The best water filtration device I have seen uses two bags. One to hold the dirty water which is then fed through the filter to a clean water bag. I think even Lifestraw and Sawyer now have something like this.
But the model I have used and can vouch for is the Platypus GravityWorks High-Capacity Water Filter System. Easily allows you to filter water for yourself or another person.
Water Filtration Group 2-4
The Big Berkey is even easier than the Gravityworks. Just dump your water in the top and it comes out filtered in the bottom. It holds 2.5 gallons and sits on your counter just waiting for you to fill it. The Berkey’s replaceable filters also last for up to 6,000 gallons so a lot of capacity for a family.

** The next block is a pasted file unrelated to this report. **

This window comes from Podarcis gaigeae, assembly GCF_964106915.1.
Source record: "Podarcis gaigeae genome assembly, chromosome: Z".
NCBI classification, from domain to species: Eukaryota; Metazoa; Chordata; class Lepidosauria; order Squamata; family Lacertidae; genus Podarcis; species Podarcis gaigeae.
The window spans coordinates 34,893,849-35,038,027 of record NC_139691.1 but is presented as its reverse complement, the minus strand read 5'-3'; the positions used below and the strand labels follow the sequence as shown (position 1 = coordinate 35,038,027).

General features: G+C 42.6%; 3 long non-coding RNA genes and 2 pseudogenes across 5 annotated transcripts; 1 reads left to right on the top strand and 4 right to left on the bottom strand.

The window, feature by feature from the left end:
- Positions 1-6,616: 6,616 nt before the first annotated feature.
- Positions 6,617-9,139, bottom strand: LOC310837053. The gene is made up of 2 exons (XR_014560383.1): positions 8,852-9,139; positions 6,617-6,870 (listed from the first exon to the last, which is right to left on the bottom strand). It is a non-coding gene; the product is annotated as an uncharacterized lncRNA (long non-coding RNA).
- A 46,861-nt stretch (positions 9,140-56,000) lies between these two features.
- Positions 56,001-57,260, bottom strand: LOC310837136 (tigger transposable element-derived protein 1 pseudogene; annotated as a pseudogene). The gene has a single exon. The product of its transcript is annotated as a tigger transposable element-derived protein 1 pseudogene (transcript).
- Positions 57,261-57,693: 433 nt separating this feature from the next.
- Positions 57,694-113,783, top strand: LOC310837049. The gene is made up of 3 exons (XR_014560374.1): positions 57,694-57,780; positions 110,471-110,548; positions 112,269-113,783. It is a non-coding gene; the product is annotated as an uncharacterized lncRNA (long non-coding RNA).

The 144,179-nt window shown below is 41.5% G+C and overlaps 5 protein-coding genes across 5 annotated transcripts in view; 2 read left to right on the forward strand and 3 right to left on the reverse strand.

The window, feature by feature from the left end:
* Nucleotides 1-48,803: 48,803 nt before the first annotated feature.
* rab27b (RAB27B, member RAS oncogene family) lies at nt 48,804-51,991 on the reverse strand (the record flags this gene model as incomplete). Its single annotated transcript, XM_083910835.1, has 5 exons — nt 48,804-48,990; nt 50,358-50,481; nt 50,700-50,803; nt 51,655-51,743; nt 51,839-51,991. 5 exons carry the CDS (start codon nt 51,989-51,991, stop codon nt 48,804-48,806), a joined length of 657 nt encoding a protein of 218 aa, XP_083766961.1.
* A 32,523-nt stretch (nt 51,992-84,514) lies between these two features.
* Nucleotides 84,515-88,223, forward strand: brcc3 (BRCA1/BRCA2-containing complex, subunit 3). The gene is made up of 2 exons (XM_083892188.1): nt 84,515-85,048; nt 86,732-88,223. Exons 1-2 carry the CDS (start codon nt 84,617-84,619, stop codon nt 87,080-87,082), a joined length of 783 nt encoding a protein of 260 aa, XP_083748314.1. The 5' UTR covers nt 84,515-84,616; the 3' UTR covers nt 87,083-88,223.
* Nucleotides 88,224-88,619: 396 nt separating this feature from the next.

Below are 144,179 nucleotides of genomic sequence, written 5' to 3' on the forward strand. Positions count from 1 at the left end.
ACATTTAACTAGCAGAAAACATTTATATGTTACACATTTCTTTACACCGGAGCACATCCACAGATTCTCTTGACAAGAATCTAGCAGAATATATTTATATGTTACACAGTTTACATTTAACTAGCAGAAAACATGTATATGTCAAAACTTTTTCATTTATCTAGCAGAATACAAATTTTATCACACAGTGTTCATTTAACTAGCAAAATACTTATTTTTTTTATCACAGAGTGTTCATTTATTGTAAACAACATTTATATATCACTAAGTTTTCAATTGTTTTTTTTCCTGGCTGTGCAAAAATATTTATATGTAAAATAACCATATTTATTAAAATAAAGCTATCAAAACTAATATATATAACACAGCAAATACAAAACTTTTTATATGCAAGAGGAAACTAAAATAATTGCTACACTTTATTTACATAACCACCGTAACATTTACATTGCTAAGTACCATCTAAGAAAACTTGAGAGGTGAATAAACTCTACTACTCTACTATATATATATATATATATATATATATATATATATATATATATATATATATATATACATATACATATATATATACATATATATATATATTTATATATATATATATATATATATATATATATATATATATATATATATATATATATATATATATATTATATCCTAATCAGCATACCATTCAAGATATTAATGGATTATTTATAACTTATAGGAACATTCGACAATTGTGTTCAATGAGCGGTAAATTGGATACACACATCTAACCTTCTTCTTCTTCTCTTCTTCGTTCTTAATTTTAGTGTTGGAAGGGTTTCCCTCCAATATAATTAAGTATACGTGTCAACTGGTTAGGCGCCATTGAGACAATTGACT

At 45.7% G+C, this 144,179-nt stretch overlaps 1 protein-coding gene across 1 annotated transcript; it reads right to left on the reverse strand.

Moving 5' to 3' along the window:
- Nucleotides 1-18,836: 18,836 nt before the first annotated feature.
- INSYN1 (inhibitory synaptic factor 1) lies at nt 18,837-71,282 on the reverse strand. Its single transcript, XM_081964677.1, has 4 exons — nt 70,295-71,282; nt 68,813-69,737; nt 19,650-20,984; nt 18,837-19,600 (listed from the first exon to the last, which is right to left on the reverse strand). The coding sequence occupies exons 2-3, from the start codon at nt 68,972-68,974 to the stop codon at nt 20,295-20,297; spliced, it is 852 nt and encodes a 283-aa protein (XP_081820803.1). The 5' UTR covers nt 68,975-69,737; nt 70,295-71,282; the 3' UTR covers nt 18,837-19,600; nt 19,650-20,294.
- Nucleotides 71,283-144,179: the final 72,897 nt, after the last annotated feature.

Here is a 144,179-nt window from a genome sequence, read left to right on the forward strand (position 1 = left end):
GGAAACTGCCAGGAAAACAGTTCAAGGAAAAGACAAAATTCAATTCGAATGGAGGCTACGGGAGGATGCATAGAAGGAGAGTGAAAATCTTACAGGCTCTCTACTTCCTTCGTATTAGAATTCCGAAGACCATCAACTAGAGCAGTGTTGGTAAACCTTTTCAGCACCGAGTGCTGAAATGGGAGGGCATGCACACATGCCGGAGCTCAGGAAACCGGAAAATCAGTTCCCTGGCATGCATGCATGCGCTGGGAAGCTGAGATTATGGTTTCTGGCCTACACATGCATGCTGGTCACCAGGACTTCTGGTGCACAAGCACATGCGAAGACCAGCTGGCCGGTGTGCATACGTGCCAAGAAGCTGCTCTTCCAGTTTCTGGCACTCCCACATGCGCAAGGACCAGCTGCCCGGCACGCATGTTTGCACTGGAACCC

Another option is the Patriot Pure Ultimate Water Filtration system. It holds just over 2 gallons and the filters last for 5,000 gallons but it is a little cheaper than a Big Berkey.
Backup Water Filtration methods
With those two water filtration methods above in your survival gear stash, you should have plenty of capacity to live and thrive through most short-term emergencies. But what if we are faced with something that lasts longer?
You could always boil, but bleach is yet another method that is guaranteed to kill organisms if done properly. This is not my preferred method, but in terms of long-term viability going the bleach route might be something you consider.
But I am not talking about household bleach here, although unscented bleach will work. The downside is that it doesn’t last long. Bleach has about a 6-month shelf life so don’t plan on that being your backup water filtration method.